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Our culture has been changing, and it is changing fast. One of the areas that we are seeing this change is on the topic of human sexuality and gender. It is for this reason that the Nashville Statement was recently released. As the preamble of the statement says, “As Western culture has become increasingly post-Christian, it has embarked upon a massive revision of what it means to be a human being.” This is why the Christian leaders have come together to create this document which give the clear, orthodox position of the church.
However, many believe this statement lacked love and that it was divisive. So, how should Christians respond to the Nashville Statement? Should it be rejected or accepted?
Neal Hardin joined me on the podcast this week to discuss the Christian response to the Nashville Statement as well as his personal testimony. Neal developed same-sex attraction at a young age and has had to figure out how that fits in with his Christian convictions. Read Neal’s testimony and listen as we talk about how the church should respond to this critical change in our culture.
About the video:
The religious conversation about LGBTQ issues often erupts into depersonalized debates about biblical passages or scientific studies. In Dear Church: I’m Gay, you’ll follow the journey of real people who have wrestled with their faith, sexuality or gender, and you’ll see that these issues aren’t just about issues. They’re about people. Real people. Beautiful people created in God’s image.
What do you think of this approach? Comment below with your thoughts.
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It is often said that people become teachers so that they don’t have to work over the summer. Although this may be true for some, it wasn’t true for me this past summer. I spent my vacation working at Summit Ministries and traveling to speak at different youth events. While at one of my speaking events, I was approached by a student who wanted to know my thoughts on drinking and smoking weed. His argument was that it was fine to drink and smoke with his friends because it didn’t negatively affect his behavior or control his life.
Instead of beginning by making a biblical argument explaining why those behaviors were wrong, I began by asking him questions. I first asked why he thought that any action was good or morally neutral simply because he didn’t see it negatively affect his life. This seemed to catch him off guard. It might have been because he was looking for me to give reasons as to why these behaviors did have a negative effect on his life and were therefore wrong. He admitted that pastors had used this approach with him before.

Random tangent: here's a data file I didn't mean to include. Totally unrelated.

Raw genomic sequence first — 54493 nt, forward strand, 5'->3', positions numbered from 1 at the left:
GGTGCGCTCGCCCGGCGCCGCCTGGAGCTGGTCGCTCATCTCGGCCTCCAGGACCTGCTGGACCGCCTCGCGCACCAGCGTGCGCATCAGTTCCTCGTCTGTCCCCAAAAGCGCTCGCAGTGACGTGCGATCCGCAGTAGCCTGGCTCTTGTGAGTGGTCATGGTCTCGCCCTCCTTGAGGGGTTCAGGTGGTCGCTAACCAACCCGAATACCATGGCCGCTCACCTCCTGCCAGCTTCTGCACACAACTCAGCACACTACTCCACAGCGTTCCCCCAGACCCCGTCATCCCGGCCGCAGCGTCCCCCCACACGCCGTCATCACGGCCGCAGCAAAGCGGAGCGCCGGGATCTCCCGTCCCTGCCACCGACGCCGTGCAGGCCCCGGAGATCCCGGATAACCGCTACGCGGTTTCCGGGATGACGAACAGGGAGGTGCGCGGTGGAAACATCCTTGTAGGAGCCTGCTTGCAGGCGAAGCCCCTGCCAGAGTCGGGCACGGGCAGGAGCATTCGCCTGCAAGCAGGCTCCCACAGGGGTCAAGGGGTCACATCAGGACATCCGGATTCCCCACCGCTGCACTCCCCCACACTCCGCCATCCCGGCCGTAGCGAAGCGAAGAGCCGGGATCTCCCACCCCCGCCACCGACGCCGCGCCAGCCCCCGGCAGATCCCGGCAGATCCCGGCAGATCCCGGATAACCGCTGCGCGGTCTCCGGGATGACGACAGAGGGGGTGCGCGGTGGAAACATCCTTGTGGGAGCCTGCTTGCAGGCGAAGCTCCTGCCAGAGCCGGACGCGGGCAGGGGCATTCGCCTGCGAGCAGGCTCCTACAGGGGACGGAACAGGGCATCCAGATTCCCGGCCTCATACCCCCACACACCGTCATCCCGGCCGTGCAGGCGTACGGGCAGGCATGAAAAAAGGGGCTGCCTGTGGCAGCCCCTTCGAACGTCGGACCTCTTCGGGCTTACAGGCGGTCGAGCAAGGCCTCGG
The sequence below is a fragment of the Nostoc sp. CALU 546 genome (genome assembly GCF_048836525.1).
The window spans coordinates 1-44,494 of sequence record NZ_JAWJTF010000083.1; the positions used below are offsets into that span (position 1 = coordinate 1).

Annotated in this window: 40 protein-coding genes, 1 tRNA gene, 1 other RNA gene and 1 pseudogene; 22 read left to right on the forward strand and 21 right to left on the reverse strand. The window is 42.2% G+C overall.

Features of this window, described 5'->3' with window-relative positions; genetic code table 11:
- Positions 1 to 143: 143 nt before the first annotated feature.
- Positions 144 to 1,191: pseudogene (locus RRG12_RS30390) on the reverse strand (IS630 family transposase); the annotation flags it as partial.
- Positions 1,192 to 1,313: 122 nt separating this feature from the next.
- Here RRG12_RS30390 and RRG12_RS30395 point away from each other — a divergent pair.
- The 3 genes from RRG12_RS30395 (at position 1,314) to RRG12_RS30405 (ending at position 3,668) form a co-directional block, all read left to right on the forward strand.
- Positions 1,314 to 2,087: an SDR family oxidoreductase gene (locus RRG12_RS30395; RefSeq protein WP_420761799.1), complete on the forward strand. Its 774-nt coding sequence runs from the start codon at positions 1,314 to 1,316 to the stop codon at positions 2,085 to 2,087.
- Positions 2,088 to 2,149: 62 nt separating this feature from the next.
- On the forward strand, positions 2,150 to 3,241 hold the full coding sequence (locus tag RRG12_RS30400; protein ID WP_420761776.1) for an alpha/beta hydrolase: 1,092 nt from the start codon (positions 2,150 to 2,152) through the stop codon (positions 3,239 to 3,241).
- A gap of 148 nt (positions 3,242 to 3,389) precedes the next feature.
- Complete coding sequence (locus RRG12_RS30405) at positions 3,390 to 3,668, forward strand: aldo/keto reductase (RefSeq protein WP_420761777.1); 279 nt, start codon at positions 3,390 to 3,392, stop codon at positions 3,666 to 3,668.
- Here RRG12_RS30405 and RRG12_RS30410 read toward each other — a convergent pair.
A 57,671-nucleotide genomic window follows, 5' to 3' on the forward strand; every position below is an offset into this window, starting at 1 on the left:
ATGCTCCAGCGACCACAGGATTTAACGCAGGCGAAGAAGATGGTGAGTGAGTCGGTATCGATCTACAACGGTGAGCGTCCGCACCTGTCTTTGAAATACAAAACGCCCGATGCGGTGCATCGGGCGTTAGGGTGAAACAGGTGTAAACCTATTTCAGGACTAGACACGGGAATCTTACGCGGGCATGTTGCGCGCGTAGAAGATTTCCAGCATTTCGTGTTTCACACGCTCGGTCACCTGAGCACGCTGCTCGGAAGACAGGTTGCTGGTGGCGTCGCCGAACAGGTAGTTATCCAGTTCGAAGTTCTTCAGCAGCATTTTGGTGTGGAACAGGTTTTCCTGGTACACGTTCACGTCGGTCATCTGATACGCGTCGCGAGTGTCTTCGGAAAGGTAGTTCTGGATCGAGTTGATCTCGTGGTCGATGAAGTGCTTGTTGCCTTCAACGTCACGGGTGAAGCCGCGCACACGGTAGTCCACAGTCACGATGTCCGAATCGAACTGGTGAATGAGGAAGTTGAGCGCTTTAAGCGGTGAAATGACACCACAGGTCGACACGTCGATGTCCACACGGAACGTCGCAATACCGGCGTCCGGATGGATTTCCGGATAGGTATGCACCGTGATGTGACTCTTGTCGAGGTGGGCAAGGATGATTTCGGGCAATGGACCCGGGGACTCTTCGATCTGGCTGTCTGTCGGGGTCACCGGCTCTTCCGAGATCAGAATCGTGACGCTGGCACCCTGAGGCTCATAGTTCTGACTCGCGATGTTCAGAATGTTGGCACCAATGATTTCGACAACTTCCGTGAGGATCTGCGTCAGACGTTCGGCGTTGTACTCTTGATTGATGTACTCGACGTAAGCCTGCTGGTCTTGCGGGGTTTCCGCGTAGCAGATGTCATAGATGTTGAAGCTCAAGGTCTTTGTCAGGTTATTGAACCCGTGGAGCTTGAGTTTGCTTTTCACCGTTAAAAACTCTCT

Without even knowing it, this student had adopted a form of Moralistic Therapeutic Deism (MTD). One aspect of MTD is the belief that God exists and that the goal of life is to be happy and feel good about oneself. One huge way in which you can tell that someone is following MTD is by the way they respond to sin. When they are committing a sin, they will think that is it an acceptable thing to do as long as they are still happy. They will not look at what God has to say about that sin since they don’t think God really plays a big role in our lives.
Our students use this form of reasoning when arguing for premarital sex as well as drinking and drugs. They hear their pastors, teachers, and parents say that these things are sin and will affect them negatively. Because they don’t immediately see negative effects, they think the behaviors are fine. This leads them to take a non-biblical approach to morality and ethics because their experience causes them to redefine sin. Sin then is defined as something that has harmful consequences on them and others.
I believe that MTD has become the dominant religion of youth today as they fall more and more away from founding Christian beliefs. Youth are being exposed through TV, movies, and schools to just living a good life and being happy in oneself. Today, success is seen as being happy and doing well at what you want to do.
So, my goal was to help this student re-evaluate the way that he determined what was ethically right and wrong and return to a biblical view of morality. An action isn’t good because it makes us happy and bad because it affects us negatively. We understand that eating candy feels good but is bad for us. We also know that shots hurt but are good for us. Instead, we need to get back to looking at what God teaches. God doesn’t want us to just be happy; he wants us to be holy. When he realized this point, I was able to look at biblical reasons with this student as to why he shouldn’t be drinking and smoking weed. It is holiness that brings true happiness.